As I was sitting in Sunday School one afternoon, we were reviewing the signs of the Second Coming. The instructor asked what some of the signs were, and the class began to name the standard ones: natural disasters, rumors of wars, etc. Then one burly man raised his hand and said that accepting homosexuality into our society was a sure sign that we were going to be destroyed soon, and that no civilization had survived once they had allowed this terrible sin to flourish in their communities. Once the lesson moved on, I tapped him on the shoulder and asked in a whisper if he could name for me a few of those civilizations. He was a little surprised at my question and muttered something about the Greeks and Romans.
Now as a Classicist I knew something about the Greeks and Romans, and as a gay man I knew something about homosexuality. I was pretty sure that it wasn’t as clear-cut to say that all civilizations fall X number of years after homosexuality becomes accepted. In fact, the Thebans had an elite fighting force comprised solely of homosexual couples called the Sacred Band, and they actually beat the Spartans to establish a brief Theban Empire! Furthermore, homosexuality exists in all populations, with or without cultural consent. The only difference is how openly it is allowed to be practiced. Historically speaking, his claim had little evidence to back it up.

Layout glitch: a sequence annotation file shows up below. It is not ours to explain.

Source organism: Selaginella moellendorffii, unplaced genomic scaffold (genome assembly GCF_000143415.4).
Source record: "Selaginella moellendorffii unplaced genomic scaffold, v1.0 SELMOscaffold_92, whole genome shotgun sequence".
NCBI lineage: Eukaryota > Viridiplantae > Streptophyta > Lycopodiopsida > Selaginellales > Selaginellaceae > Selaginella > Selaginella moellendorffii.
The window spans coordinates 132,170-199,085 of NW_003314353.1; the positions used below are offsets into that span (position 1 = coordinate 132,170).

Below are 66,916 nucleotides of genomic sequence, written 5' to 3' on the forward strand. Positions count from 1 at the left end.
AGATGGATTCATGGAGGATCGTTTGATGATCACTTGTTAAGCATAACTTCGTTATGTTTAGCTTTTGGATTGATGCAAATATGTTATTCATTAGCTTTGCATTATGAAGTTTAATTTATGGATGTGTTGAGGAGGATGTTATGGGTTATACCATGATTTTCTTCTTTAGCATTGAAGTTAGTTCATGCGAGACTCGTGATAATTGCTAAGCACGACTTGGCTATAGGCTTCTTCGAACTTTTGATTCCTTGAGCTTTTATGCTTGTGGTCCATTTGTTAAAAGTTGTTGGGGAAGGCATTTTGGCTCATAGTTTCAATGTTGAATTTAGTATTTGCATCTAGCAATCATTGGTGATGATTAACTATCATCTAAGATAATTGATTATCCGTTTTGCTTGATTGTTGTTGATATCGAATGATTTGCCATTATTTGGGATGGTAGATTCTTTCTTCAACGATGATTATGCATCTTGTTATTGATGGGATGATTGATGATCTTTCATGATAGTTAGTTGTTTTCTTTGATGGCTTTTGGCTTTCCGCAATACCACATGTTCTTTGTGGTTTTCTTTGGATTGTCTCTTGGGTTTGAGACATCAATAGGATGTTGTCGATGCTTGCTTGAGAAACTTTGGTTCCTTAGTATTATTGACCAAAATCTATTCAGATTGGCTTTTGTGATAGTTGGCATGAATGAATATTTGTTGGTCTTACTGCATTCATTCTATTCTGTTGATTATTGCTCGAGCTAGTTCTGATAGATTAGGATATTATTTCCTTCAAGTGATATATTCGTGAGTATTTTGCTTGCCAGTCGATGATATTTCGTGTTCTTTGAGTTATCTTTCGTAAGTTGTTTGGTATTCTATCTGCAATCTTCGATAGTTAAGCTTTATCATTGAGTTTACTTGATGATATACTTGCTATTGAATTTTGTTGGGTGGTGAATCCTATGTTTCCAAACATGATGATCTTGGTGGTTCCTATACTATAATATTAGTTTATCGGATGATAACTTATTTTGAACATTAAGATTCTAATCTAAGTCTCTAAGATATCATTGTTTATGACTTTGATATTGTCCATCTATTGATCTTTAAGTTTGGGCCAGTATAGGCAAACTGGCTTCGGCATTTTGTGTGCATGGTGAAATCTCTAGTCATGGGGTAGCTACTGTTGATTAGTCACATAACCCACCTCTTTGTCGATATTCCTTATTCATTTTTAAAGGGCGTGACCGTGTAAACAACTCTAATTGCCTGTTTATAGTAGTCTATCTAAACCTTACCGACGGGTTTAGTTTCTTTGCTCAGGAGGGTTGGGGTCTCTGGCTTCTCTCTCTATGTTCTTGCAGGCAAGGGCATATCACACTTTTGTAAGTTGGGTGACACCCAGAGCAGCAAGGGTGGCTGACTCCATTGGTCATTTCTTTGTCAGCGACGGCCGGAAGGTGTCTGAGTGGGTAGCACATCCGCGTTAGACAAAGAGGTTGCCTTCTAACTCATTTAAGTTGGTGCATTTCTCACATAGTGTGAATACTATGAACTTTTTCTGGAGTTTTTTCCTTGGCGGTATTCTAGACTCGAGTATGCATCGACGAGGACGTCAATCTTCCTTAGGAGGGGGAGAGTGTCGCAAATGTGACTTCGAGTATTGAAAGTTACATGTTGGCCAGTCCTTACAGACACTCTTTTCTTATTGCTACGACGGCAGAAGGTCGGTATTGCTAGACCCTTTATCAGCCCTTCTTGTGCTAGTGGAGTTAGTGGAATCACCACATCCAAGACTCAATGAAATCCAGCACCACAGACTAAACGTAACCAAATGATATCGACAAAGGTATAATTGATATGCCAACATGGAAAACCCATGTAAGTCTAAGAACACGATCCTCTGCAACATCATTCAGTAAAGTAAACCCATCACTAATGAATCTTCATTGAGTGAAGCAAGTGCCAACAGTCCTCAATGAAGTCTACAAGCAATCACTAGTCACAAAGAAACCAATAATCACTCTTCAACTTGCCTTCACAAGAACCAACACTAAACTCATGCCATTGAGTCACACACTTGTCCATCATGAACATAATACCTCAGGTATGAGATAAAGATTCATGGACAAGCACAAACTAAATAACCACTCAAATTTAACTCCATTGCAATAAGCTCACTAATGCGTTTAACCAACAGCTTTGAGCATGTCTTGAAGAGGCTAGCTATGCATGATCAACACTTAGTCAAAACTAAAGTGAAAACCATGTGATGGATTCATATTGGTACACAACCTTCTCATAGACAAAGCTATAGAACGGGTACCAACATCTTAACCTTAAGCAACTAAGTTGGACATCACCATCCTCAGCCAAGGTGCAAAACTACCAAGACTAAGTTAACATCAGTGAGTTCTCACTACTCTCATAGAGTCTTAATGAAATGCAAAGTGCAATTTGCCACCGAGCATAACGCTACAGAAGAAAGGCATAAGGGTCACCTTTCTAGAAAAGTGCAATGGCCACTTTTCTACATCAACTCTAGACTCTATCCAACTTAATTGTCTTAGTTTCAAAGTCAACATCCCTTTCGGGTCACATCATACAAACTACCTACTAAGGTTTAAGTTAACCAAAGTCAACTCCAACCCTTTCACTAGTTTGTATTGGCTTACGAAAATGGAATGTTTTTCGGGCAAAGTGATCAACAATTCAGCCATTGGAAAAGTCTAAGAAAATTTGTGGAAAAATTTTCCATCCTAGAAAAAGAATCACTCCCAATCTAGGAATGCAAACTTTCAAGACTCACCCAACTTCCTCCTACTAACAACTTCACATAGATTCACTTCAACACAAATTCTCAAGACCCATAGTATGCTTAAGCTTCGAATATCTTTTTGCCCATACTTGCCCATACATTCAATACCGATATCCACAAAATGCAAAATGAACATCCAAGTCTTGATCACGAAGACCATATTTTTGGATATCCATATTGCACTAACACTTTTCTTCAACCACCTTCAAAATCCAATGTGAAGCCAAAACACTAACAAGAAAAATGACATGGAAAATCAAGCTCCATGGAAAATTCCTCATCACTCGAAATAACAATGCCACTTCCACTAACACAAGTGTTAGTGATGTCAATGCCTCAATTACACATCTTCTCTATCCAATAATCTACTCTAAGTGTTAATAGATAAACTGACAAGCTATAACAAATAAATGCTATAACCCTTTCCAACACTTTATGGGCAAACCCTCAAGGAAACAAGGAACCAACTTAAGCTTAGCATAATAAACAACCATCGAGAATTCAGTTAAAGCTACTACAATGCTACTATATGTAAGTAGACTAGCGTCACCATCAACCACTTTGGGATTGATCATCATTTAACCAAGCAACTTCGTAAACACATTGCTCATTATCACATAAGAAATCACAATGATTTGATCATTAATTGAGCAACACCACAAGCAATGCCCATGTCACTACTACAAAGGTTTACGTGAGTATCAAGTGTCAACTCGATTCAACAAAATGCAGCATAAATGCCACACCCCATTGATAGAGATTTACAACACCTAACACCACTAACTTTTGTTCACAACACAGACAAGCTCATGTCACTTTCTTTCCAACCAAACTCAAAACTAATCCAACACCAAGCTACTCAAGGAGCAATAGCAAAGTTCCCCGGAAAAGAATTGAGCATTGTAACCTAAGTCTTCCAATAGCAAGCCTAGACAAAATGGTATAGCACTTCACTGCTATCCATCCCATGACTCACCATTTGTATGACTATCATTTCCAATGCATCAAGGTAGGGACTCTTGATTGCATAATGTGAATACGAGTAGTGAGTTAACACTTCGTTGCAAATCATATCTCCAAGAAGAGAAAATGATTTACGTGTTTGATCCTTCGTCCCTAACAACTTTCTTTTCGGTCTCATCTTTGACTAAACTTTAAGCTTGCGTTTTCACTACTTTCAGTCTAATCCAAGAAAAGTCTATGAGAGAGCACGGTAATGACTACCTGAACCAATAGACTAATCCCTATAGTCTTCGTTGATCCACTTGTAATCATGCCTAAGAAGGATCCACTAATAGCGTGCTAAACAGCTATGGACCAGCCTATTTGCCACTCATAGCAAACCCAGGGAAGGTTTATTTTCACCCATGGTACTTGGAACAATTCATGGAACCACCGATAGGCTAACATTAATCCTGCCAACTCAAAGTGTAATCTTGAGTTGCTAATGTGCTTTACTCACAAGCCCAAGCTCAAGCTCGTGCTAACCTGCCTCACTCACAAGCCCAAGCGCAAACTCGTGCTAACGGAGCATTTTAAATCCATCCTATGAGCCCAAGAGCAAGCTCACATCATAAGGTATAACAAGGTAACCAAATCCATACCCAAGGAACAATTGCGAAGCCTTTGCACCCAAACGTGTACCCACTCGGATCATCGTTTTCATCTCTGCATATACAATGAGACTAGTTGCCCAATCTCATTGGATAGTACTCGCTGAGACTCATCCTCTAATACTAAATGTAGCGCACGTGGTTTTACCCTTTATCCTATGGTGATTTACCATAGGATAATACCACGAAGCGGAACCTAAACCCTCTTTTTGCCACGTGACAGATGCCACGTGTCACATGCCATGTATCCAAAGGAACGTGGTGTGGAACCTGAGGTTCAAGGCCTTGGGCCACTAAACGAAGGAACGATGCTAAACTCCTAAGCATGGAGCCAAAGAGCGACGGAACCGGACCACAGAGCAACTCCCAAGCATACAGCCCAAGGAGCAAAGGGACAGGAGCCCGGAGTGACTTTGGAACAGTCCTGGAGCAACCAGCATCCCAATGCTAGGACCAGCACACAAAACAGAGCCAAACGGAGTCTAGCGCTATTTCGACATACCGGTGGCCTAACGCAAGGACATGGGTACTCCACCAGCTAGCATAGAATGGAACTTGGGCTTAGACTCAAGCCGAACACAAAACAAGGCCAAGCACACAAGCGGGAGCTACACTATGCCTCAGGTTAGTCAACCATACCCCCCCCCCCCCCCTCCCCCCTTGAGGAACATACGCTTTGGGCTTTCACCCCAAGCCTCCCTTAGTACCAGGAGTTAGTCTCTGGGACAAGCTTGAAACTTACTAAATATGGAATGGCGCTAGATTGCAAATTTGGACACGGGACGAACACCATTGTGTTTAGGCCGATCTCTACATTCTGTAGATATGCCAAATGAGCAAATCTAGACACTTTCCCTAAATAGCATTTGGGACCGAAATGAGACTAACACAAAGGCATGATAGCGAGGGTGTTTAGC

No, I believe my fellow ward member was drawing on his cultural background of the story of Sodom and Gomorrah. Christianity has a 2000 year long tradition of interpreting this story as God’s personal condemnation of homosexuality. When else has he rained down fire on a city?
But when we look more closely at this story, we may realize that we’ve been giving too much weight to how sinful homosexuality really is. Does this brief account alone tell us that sodomy is a Sin of sins? Let’s review the relevant verses in Genesis 19:4-10: